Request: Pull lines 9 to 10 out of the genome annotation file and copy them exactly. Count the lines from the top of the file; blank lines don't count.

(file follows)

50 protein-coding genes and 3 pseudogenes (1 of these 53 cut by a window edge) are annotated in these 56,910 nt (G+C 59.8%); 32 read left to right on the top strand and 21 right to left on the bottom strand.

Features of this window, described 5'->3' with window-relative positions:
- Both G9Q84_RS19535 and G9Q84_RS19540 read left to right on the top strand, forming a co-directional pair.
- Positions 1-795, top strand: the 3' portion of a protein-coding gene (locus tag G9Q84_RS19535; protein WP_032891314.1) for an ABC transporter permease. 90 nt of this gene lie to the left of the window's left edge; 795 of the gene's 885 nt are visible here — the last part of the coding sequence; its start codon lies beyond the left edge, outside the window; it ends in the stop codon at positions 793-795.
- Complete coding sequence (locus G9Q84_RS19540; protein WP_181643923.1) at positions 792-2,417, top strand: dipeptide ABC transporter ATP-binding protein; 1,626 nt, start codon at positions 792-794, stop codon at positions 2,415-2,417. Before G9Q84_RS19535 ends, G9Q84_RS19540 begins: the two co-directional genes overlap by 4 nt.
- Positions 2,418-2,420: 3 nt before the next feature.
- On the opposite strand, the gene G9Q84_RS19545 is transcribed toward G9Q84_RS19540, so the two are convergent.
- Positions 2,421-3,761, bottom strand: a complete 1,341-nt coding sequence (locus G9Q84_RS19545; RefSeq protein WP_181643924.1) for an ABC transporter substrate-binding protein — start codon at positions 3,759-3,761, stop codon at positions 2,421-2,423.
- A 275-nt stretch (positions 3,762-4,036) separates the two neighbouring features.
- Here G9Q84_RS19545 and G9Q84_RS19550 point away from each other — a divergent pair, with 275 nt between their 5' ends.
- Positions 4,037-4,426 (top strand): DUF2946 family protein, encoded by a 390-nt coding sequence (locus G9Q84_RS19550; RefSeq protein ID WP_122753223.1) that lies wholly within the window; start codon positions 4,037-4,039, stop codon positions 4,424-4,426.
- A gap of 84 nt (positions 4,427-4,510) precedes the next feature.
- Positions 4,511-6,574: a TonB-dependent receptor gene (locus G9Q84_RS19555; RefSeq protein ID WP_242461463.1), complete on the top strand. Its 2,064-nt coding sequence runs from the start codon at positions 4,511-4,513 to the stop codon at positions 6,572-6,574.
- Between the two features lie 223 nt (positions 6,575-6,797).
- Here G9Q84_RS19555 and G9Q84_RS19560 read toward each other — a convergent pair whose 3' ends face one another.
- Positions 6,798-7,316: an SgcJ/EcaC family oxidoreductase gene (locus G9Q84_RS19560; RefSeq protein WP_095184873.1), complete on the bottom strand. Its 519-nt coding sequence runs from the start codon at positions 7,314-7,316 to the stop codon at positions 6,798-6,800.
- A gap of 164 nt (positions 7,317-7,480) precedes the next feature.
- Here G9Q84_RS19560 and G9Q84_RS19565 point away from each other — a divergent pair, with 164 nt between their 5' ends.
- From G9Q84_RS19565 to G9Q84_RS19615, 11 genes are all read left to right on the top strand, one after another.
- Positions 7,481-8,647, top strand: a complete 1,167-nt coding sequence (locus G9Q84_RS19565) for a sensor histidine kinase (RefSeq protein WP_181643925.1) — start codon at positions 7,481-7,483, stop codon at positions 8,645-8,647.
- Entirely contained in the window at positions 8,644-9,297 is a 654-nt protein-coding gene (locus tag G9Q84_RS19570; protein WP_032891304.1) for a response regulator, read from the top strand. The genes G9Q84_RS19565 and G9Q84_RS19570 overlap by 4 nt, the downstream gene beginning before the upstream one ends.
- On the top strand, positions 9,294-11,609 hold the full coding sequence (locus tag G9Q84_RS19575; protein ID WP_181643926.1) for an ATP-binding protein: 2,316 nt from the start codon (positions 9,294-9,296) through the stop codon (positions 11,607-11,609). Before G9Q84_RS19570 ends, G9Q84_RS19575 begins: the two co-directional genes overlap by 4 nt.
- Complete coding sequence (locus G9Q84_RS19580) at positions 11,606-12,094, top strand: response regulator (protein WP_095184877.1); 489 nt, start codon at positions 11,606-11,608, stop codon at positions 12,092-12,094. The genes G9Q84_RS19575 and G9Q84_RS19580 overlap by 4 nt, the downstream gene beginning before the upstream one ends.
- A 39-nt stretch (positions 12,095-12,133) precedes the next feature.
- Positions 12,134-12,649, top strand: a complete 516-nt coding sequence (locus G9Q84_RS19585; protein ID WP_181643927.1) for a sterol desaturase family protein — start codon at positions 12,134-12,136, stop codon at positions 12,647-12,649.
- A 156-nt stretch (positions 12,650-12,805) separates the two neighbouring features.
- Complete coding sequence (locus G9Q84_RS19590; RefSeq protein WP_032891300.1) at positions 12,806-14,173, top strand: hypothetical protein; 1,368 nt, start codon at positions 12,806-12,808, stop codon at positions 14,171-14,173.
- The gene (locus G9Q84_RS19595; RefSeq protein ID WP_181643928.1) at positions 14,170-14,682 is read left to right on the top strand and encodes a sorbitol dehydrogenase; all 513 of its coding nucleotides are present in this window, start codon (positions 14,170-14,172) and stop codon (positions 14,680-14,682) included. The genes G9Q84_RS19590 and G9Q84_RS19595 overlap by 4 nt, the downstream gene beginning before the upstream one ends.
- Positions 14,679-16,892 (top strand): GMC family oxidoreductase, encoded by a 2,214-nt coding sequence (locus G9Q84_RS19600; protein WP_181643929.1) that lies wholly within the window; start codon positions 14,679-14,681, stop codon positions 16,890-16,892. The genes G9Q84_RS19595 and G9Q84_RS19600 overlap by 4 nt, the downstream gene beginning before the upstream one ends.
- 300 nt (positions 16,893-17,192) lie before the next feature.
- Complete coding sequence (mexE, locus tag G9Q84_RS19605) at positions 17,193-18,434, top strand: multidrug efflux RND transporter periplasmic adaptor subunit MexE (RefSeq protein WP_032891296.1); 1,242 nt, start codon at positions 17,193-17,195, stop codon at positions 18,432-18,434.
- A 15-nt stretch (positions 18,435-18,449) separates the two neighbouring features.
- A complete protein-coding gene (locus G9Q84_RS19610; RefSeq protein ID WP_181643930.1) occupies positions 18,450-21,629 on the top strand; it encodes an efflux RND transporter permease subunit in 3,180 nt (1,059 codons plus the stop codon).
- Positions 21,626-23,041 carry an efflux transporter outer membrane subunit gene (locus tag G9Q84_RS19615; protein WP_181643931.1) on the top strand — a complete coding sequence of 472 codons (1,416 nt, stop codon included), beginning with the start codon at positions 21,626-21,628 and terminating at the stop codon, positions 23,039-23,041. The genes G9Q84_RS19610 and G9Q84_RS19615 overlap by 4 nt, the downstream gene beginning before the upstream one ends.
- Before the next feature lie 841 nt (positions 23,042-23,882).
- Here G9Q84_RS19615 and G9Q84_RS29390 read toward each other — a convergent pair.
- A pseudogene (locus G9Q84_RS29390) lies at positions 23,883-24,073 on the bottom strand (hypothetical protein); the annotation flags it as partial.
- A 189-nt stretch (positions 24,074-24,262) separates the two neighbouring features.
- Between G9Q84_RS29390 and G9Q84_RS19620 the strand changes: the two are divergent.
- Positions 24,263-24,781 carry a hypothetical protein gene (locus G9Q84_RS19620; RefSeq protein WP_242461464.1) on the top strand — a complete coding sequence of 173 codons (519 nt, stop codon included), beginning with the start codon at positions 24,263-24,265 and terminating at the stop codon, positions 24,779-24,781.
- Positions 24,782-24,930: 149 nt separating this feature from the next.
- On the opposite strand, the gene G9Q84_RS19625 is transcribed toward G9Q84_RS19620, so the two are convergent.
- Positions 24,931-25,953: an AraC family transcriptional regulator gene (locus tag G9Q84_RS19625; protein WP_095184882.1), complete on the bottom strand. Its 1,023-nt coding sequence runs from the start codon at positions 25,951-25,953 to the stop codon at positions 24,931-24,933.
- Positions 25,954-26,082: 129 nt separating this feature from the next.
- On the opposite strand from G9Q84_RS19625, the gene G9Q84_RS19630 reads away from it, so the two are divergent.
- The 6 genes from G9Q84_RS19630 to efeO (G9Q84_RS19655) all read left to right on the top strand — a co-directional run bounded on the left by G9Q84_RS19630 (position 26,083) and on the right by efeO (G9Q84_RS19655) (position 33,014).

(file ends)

- A 275-nt stretch (positions 3,762-4,036) separates the two neighbouring features.
- Here G9Q84_RS19545 and G9Q84_RS19550 point away from each other — a divergent pair, with 275 nt between their 5' ends.